No Mow MayMay 4, 2022
Are you dreading the lawn mowing that’s sure to follow the upcoming warm spell? Well leaving the lawnmower in storage is all the range right now! Call the “weeds” flowers, and embrace the insects and other wildlife that will show up to enjoy the buffet.
The Search for Missing Lady BeetlesMay 4, 2022
Most lady beetles, also called ladybugs, feed on small, soft-bodied insects, including aphids, mealybugs, and scale insects, many of which can cause a lot of damage to garden plants and native flora if their populations grow too large. Lady beetles can smell compounds released by stressed plants and aphids, allowing them to locate their prey in the landscape. Learn more about these important species and how you can participate in the Vermont Lady Beetle Atlas here.
VAL Recognizes the Crucial Support of Community Scientists during National Volunteer WeekApril 20, 2022
National Volunteer Week is April 17-23 and the Vermont Atlas of Life honors the work of all the volunteers that have helped us monitor biodiversity. Thank you so much for joining our efforts and celebrating biodiversity!
Darner Flight WatchMarch 3, 2022
The Common Green Darner (Anax junius) is a charismatic, migratory dragonfly species that is known for traveling long distances (over 650 km) during its short time as an adult (approximately 7 weeks). Read more about this dazzling dragonfly and our upcoming Darner Flight Watch project, with the goal of better understanding how climate change may influence Common Green Darner phenology and migration patterns.
Long Distance Collaboration Documents An Overlooked, Hyper-Diverse TaxonFebruary 3, 2022
Two dedicated volunteers and a graduate student in Utah come together to document one of Vermont’s least studied and most diverse insect families!
iNaturalists Helped the Vermont Atlas of Life Build Biodiversity Big Data in 2021January 13, 2022
In 2021 iNaturalists added over 201,000 biodiversity records to our rapidly growing database of life in Vermont. We had 7,759 observers contribute more than 200,000 observations representing more than 4,500 species verified. Read about all the discoveries and more!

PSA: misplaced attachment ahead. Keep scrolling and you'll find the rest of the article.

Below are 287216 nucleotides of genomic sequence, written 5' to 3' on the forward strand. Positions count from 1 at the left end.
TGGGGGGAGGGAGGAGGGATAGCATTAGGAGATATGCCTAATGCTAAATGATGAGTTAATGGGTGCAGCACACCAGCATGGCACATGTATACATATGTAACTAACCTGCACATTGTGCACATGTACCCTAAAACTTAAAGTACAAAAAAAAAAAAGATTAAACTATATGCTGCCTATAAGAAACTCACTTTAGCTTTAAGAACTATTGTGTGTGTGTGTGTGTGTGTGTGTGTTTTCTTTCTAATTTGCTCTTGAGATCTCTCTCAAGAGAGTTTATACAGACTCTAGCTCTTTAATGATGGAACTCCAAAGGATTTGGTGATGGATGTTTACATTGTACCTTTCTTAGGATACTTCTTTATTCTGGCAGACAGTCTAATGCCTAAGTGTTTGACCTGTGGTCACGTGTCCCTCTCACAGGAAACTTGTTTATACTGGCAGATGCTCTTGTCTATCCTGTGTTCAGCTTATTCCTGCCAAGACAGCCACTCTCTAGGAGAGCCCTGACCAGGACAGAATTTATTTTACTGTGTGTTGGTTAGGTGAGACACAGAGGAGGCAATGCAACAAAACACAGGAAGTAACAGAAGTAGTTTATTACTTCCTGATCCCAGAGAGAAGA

Vermont Birders Rally During 11th Annual eBird County QuestJanuary 10, 2022
From the frigid mornings of the final Christmas Bird Counts of the 2020-2021 season to the discovery of Razorbills and Northern Gannets which briefly turned Lake Champlain into an Atlantic Ocean look-alike this past November, 2021 was a year full of birding surprises and, unsurprisingly, full of friendly competition during the 11th annual Vermont eBird County Quest.
First Giant Silk Moth Cocoon Watch a SuccessJanuary 10, 2022
Finding a well hidden and camouflage cocoon after searching high and low is thrilling! Our first, annual Giant Silkmoth Cocoon Watch was a huge success with over 100 observations submitted by observant community scientists.
Still Time to Contribute to the Vermont Giant Silk Moth Cocoon Watch!December 14, 2021
It has already been a great success. And there’s still more than two weeks left for you to contribute! Since the beginning of November, observers like you have been searching for these large cocoons and sharing with our project on iNaturalist. We’ve now tallied over 60 observations of four out of five Vermont species!
Soaring to New HeightsNovember 30, 2021
eButterfly was recently named as a finalist in the Nature Inspiration Awards 2021. Each year, the awards recognize the achievements of organizations and individuals whose work inspires Canadians to get more involved in understanding and protecting nature.
Highlights from the 40th Vermont Bird Records Committee ReportNovember 18, 2021
The Vermont Bird Records Committee (VBRC) held its 40th annual meeting in November 2020. Each year, this panel of experienced birders meets to discuss rare bird reports, out-of-season reports, and rare nesting reports submitted by birders from across the state.
Vermont eBird Helps Inform Meadowlark Conservation StatusNovember 3, 2021
Using new field data collected by a host of Vermont birders who participated in VCE’s 2021 Eastern Meadowlark Blitz, the Endangered Species Committee is considering listing this declining species as state-Threatened. This past spring and summer, more than 800 meadowlark records were amassed from almost 40,000 eBird checklists.